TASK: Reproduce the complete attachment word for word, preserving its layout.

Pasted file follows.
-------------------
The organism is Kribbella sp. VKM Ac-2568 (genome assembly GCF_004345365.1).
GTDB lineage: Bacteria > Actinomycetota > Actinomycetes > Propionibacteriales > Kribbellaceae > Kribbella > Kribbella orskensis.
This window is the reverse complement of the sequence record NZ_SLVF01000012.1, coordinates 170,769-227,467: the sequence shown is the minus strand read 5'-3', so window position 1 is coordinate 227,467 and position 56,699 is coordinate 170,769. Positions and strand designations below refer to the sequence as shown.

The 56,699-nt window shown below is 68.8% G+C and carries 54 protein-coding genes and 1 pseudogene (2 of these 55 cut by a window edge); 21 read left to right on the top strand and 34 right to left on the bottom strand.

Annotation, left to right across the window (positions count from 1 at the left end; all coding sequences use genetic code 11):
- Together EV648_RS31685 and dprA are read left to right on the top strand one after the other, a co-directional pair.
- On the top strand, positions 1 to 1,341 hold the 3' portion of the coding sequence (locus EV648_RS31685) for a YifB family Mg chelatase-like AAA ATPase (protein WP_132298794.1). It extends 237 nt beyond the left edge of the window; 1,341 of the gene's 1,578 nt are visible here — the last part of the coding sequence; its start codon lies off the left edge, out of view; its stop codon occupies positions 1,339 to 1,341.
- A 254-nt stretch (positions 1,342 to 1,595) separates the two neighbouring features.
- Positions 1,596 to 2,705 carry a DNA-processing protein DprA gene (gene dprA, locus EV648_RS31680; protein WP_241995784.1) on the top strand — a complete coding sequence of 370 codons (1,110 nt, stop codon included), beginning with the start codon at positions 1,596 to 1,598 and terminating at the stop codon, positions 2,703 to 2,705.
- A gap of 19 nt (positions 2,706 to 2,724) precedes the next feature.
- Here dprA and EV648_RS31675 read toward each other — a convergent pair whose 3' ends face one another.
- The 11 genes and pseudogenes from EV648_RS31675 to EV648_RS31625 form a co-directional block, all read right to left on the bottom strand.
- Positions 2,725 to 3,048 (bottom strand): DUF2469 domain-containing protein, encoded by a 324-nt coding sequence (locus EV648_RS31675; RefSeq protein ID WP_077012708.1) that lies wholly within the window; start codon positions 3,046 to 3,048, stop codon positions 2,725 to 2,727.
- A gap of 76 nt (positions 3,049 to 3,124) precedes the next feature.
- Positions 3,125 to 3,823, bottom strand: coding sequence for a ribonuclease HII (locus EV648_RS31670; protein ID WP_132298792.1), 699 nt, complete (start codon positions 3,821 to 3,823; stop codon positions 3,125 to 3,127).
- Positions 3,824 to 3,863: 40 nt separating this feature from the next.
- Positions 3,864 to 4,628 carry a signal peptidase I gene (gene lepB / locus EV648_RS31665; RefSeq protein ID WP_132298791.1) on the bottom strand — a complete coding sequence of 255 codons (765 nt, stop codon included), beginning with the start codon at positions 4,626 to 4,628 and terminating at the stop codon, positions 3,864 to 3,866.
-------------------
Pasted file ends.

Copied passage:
The organism is Kribbella sp. VKM Ac-2568 (genome assembly GCF_004345365.1).
GTDB lineage: Bacteria > Actinomycetota > Actinomycetes > Propionibacteriales > Kribbellaceae > Kribbella > Kribbella orskensis.
This window is the reverse complement of the sequence record NZ_SLVF01000012.1, coordinates 170,769-227,467: the sequence shown is the minus strand read 5'-3', so window position 1 is coordinate 227,467 and position 56,699 is coordinate 170,769. Positions and strand designations below refer to the sequence as shown.

The 56,699-nt window shown below is 68.8% G+C and carries 54 protein-coding genes and 1 pseudogene (2 of these 55 cut by a window edge); 21 read left to right on the top strand and 34 right to left on the bottom strand.

Annotation, left to right across the window (positions count from 1 at the left end; all coding sequences use genetic code 11):
- Together EV648_RS31685 and dprA are read left to right on the top strand one after the other, a co-directional pair.
- On the top strand, positions 1 to 1,341 hold the 3' portion of the coding sequence (locus EV648_RS31685) for a YifB family Mg chelatase-like AAA ATPase (protein WP_132298794.1). It extends 237 nt beyond the left edge of the window; 1,341 of the gene's 1,578 nt are visible here — the last part of the coding sequence; its start codon lies off the left edge, out of view; its stop codon occupies positions 1,339 to 1,341.
- A 254-nt stretch (positions 1,342 to 1,595) separates the two neighbouring features.
- Positions 1,596 to 2,705 carry a DNA-processing protein DprA gene (gene dprA, locus EV648_RS31680; protein WP_241995784.1) on the top strand — a complete coding sequence of 370 codons (1,110 nt, stop codon included), beginning with the start codon at positions 1,596 to 1,598 and terminating at the stop codon, positions 2,703 to 2,705.
- A gap of 19 nt (positions 2,706 to 2,724) precedes the next feature.
- Here dprA and EV648_RS31675 read toward each other — a convergent pair whose 3' ends face one another.
- The 11 genes and pseudogenes from EV648_RS31675 to EV648_RS31625 form a co-directional block, all read right to left on the bottom strand.
- Positions 2,725 to 3,048 (bottom strand): DUF2469 domain-containing protein, encoded by a 324-nt coding sequence (locus EV648_RS31675; RefSeq protein ID WP_077012708.1) that lies wholly within the window; start codon positions 3,046 to 3,048, stop codon positions 2,725 to 2,727.
- A gap of 76 nt (positions 3,049 to 3,124) precedes the next feature.
- Positions 3,125 to 3,823, bottom strand: coding sequence for a ribonuclease HII (locus EV648_RS31670; protein ID WP_132298792.1), 699 nt, complete (start codon positions 3,821 to 3,823; stop codon positions 3,125 to 3,127).
- Positions 3,824 to 3,863: 40 nt separating this feature from the next.
- Positions 3,864 to 4,628 carry a signal peptidase I gene (gene lepB / locus EV648_RS31665; RefSeq protein ID WP_132298791.1) on the bottom strand — a complete coding sequence of 255 codons (765 nt, stop codon included), beginning with the start codon at positions 4,626 to 4,628 and terminating at the stop codon, positions 3,864 to 3,866.